1 April 2020 by James Langley

Wheelabrator plans West Midlands EfW

UK investment and asset management company Low Carbon has announced plans to build a 395,000 tonnes per year capacity energy from waste (EfW) plant in the West Midlands. 

While the Kelvin Energy Recovery Facility in West Bromwich is to be developed and constructed in partnership with Verus Energy Limited and Wheelabrator Technologies, once financial close has been achieved the facility is to be owned and operated by the latter company alone.

An artist’s impression of the facility, which is to be owned by Wheelabrator once financial close has been achieved

Low Carbon expects to reach financial close by the end of 2020 and it is hoped construction will begin in early 2021.  

Low Carbon’s investment director Dominic Noel-Johnson said: “This announcement marks another significant milestone in the story of this project, and we’re delighted to now be working together towards financial close.  

“This facility will harness non-recyclable waste as a sustainable energy resource, creating local jobs and local energy supply for the West Midlands region. 

“This is one of the many exciting projects Low Carbon have in their advanced pipeline for 2020 and we look forward to expanding our renewable energy at scale in the UK and internationally.” 


An artist’s impression of Wheelabrator’s proposed EfW plant near Andover which never went ahead

The announcement comes a month after Wheelabrator Technologies announced it would “no longer proceed” with plans for 500,000 tonnes per year capacity EfW plant in Hampshire (see letsrecycle.com story).

The decision followed a ‘strategic review’ undertaken by the US-owned company, where Wheelabrator “decided to focus efforts on further advanced waste-to-energy projects”. 

However, during its short lifespan the project had met with considerable opposition from those who lived nearby. 


Once built it is hoped the West Bromich plant will generate up to 49.9MW of renewable baseload energy, which Low Carbon says is equivalent to the needs of around 70,000 UK homes.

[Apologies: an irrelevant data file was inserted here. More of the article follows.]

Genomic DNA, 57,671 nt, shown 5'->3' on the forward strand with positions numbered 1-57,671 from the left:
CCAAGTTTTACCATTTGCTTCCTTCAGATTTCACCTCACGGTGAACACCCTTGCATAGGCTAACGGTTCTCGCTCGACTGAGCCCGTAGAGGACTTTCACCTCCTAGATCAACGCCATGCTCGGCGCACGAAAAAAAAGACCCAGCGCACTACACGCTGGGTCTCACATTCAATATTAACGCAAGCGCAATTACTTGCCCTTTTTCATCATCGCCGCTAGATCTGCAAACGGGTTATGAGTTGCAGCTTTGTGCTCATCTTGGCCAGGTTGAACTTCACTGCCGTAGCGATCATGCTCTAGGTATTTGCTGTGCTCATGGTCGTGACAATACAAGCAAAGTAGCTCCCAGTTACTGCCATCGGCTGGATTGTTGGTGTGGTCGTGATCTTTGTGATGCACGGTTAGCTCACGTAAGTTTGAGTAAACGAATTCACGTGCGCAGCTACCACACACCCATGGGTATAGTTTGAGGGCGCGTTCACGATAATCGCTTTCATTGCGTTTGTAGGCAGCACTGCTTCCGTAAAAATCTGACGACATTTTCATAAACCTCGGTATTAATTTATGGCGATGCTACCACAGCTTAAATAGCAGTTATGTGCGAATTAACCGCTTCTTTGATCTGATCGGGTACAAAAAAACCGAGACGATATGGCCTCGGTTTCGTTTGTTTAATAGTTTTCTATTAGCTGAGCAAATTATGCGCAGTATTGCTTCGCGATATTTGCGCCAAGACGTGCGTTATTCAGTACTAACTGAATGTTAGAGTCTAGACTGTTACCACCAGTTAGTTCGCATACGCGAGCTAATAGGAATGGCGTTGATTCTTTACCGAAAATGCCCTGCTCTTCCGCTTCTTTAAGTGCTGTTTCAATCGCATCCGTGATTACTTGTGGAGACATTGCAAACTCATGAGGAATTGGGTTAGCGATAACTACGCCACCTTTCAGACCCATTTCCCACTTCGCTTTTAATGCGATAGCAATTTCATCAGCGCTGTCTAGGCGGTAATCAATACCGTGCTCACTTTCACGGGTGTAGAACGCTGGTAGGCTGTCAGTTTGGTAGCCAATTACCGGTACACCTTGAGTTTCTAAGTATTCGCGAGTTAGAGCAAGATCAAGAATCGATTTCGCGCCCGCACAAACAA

“We’re delighted to now be working together towards financial close”

Daniel Noel-Johnson

The plant is to run on household and business waste. 

With a catchment area that includes greater Birmingham, Low Carbon says the proposed facility will help deal with a projected capacity shortfall of two million tonnes a year. 

Low Carbon says the cost of the plant is confidential and cannot be disclosed. 


Commenting on the company’s partnership with Low Carbon, Wheelabrator Technologies UK’s managing director Julia Watsford said: “We’re excited to be joining this project and look forward to working with our partners and building upon Wheelabrator’s proven track record to address the UK’s ongoing capacity shortfall in residual waste management infrastructure.

“Providing an essential service such as the safe and reliable treatment of non-recyclable waste is even more critical during a crisis”

Julia Watsford

“Providing an essential service such as the safe and reliable treatment of non-recyclable waste is even more critical during a crisis such as the COVID-19 pandemic and we are committed to continuing operations throughout the pandemic to support the health and well-being of our communities, employees and partners.  

“We are and will continue to take all necessary steps to protect our employees, our customers and the communities in which we operate.” 

With the Ferrybridge Multifuel 2 plant in West Yorkshire becoming operational in December 2019, Wheelabrator is major player in the UK EfW market (see letsrecycle.com story). Other plants it runs include Kemsley North in Sittingbourne, Kent, and Skelton Grange in Yorkshire, less than 15 miles from Ferrybridge 1 and 2. 


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